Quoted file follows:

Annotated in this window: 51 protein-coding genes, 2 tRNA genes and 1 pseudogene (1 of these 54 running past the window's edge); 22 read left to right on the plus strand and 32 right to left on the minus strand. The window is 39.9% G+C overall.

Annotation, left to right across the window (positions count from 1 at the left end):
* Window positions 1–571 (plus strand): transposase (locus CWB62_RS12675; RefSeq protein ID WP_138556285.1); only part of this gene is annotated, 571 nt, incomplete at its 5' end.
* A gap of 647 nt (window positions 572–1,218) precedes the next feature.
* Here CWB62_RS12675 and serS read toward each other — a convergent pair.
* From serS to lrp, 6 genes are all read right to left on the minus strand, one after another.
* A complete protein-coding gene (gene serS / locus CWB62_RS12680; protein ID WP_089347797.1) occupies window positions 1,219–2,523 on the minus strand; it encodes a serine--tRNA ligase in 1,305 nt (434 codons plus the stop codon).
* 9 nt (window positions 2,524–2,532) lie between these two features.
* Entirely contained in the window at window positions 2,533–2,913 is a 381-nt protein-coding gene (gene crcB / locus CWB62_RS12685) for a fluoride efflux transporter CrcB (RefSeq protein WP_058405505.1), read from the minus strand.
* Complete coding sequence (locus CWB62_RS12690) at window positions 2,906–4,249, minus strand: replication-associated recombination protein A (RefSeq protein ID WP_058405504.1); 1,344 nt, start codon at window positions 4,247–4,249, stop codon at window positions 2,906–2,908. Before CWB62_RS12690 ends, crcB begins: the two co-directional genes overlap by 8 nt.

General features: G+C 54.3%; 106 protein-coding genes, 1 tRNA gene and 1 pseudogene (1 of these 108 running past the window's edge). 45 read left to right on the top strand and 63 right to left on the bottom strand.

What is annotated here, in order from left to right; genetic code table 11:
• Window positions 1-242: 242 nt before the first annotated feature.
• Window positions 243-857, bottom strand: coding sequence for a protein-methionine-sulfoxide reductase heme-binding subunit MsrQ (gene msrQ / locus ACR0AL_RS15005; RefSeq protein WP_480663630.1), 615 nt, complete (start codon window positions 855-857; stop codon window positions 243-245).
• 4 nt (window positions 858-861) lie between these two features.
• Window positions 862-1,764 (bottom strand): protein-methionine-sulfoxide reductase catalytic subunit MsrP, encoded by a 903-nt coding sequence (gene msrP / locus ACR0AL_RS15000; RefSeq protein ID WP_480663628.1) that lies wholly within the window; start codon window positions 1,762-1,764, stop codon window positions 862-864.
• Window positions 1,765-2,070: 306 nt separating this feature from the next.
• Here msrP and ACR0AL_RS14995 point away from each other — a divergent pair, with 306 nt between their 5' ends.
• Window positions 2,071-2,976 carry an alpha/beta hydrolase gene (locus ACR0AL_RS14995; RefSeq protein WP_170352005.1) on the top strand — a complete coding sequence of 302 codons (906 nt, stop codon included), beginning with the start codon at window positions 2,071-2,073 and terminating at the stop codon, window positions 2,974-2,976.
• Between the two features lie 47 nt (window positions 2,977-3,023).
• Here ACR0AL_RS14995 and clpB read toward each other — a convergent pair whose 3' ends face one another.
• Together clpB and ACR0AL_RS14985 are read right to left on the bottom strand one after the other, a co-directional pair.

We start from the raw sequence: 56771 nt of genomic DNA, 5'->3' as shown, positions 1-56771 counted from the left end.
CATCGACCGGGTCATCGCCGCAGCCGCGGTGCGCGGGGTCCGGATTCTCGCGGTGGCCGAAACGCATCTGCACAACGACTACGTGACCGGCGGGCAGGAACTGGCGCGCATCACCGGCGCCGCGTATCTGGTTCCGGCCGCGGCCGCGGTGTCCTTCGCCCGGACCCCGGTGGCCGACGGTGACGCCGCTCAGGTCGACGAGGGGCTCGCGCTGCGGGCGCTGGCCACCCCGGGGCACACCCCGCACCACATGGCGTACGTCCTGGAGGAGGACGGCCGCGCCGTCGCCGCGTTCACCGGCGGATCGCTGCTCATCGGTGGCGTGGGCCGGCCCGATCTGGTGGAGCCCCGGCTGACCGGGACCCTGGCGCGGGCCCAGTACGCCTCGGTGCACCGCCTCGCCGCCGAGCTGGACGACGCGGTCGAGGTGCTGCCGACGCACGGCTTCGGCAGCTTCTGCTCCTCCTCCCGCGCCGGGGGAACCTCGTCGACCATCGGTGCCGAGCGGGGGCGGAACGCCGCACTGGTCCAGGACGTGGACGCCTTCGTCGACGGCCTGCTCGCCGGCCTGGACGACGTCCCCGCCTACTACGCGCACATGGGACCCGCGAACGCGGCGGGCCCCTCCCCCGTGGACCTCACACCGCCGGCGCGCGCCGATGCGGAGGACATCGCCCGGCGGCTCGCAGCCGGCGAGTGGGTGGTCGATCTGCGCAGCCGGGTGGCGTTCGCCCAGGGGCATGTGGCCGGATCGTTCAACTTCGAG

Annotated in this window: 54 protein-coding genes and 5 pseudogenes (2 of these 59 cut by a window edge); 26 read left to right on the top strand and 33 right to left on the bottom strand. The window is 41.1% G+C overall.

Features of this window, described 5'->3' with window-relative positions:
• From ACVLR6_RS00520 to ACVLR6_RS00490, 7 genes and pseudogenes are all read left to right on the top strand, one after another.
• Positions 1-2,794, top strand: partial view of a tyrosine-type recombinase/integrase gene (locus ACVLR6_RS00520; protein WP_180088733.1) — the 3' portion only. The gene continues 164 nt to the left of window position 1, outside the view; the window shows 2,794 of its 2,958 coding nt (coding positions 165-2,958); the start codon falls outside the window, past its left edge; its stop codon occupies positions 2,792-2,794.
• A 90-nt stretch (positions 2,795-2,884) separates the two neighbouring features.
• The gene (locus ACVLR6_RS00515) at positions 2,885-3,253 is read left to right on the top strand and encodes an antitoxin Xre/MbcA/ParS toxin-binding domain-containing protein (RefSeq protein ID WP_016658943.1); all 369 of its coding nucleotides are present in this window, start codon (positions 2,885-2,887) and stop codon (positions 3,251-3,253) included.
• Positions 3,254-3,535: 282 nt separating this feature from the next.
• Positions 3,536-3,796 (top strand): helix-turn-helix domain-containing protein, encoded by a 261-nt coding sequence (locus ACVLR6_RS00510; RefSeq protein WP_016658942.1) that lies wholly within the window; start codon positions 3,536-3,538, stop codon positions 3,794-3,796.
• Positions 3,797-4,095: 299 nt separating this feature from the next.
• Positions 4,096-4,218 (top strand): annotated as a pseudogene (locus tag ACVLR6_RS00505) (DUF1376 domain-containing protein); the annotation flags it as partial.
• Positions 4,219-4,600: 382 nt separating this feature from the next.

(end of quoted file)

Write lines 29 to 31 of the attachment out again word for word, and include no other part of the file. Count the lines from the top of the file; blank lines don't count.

• A 90-nt stretch (positions 2,795-2,884) separates the two neighbouring features.
• The gene (locus ACVLR6_RS00515) at positions 2,885-3,253 is read left to right on the top strand and encodes an antitoxin Xre/MbcA/ParS toxin-binding domain-containing protein (RefSeq protein ID WP_016658943.1); all 369 of its coding nucleotides are present in this window, start codon (positions 2,885-2,887) and stop codon (positions 3,251-3,253) included.
• Positions 3,254-3,535: 282 nt separating this feature from the next.